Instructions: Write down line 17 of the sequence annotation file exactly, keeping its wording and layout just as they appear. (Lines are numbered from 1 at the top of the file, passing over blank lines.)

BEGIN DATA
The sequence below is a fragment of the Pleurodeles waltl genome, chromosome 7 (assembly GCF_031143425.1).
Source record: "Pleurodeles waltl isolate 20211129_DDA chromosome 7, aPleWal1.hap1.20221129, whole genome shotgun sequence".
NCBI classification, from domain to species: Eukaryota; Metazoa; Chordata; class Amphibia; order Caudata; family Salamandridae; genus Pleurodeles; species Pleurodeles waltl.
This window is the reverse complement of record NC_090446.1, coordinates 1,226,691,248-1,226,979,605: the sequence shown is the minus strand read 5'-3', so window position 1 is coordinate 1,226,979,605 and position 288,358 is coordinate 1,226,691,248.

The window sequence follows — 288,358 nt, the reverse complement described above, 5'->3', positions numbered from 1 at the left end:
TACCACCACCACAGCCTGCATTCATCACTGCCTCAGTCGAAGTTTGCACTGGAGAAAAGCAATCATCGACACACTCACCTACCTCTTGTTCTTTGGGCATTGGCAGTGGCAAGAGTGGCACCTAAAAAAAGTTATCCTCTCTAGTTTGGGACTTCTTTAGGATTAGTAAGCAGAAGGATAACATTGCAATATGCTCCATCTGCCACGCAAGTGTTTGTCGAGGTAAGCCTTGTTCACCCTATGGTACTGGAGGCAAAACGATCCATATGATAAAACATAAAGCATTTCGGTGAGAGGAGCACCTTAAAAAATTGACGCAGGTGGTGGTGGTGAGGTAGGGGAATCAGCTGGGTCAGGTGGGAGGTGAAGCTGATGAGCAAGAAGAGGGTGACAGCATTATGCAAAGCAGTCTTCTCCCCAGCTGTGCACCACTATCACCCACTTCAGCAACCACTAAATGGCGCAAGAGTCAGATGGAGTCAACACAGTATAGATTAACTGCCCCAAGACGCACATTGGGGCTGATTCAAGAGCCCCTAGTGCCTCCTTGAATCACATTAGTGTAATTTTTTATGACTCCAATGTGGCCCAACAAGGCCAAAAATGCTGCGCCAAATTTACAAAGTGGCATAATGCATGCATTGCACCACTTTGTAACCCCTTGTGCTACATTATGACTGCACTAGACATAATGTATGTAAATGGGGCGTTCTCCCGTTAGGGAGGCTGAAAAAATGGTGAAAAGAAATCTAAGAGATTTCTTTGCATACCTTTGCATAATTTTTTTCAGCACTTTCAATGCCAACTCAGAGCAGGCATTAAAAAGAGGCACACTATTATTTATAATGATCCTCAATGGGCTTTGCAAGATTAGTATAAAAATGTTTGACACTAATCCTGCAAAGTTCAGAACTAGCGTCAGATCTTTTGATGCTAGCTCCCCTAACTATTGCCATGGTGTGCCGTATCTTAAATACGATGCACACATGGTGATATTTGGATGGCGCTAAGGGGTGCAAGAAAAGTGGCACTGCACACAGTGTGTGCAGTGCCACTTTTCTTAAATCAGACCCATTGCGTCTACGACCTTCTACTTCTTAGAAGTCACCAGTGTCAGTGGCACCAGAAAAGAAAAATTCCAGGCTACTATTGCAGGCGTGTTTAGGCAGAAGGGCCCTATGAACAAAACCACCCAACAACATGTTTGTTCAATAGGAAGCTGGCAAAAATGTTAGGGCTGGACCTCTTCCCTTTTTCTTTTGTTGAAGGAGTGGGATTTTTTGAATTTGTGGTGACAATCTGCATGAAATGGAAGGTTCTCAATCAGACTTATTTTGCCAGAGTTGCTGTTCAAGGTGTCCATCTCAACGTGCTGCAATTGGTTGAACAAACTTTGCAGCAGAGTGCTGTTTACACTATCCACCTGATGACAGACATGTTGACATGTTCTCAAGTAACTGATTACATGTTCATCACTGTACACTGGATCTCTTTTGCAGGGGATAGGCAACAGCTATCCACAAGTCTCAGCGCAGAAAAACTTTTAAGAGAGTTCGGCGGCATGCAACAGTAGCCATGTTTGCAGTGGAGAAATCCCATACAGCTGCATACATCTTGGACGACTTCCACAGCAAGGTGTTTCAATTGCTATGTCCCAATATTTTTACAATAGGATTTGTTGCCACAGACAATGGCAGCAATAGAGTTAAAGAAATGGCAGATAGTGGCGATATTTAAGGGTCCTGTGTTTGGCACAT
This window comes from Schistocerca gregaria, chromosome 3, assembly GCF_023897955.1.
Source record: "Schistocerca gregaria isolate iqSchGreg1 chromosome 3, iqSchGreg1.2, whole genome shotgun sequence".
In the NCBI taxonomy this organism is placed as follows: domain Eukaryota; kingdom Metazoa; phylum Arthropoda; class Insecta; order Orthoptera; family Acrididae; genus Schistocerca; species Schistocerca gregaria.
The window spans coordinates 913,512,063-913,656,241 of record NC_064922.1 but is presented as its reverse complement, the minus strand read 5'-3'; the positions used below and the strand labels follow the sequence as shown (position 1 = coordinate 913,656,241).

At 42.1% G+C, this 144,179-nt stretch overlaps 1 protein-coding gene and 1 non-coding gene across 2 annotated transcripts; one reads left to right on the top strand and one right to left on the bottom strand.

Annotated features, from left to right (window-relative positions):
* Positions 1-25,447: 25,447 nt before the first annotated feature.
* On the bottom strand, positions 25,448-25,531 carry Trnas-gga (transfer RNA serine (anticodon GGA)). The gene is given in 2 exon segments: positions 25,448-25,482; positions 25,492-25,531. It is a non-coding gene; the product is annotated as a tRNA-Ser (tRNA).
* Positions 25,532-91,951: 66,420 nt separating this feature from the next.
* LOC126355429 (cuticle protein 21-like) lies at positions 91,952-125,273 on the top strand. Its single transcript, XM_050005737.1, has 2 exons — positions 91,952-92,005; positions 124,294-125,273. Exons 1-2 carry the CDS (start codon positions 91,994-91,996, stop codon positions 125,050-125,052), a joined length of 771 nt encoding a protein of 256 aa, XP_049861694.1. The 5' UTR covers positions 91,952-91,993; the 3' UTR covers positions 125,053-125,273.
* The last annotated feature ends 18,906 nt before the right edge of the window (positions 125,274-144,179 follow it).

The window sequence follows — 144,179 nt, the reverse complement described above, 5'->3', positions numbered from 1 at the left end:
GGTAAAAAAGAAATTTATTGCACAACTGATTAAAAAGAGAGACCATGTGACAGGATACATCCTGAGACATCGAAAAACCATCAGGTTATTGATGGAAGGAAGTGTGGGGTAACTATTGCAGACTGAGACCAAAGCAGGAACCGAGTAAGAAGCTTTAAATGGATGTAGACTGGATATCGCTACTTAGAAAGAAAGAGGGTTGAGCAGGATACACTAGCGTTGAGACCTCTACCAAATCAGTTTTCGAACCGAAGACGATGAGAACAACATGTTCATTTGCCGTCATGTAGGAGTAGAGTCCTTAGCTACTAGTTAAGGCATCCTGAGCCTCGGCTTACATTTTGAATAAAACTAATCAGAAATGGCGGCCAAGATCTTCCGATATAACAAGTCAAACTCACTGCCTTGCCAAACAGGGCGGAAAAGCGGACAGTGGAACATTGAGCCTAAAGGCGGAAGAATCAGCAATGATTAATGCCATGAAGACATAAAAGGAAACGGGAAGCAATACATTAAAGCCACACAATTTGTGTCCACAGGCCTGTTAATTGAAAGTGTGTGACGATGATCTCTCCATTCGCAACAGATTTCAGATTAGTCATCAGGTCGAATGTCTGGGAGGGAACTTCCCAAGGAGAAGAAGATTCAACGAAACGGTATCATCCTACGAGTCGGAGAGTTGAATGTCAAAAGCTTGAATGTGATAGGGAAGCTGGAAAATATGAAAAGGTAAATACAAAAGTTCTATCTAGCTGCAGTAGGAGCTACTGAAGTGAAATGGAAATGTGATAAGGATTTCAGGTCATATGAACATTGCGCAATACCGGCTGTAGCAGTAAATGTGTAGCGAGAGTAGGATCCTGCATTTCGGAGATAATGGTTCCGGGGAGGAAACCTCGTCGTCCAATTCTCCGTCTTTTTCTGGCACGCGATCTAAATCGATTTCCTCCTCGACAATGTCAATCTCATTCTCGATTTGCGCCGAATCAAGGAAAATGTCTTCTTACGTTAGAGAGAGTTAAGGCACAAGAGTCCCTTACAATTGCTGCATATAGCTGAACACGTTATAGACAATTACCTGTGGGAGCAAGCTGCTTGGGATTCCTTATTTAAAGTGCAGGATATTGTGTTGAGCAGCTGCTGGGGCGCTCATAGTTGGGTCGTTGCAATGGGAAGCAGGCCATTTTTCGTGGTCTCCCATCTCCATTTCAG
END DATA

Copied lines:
* The last annotated feature ends 18,906 nt before the right edge of the window (positions 125,274-144,179 follow it).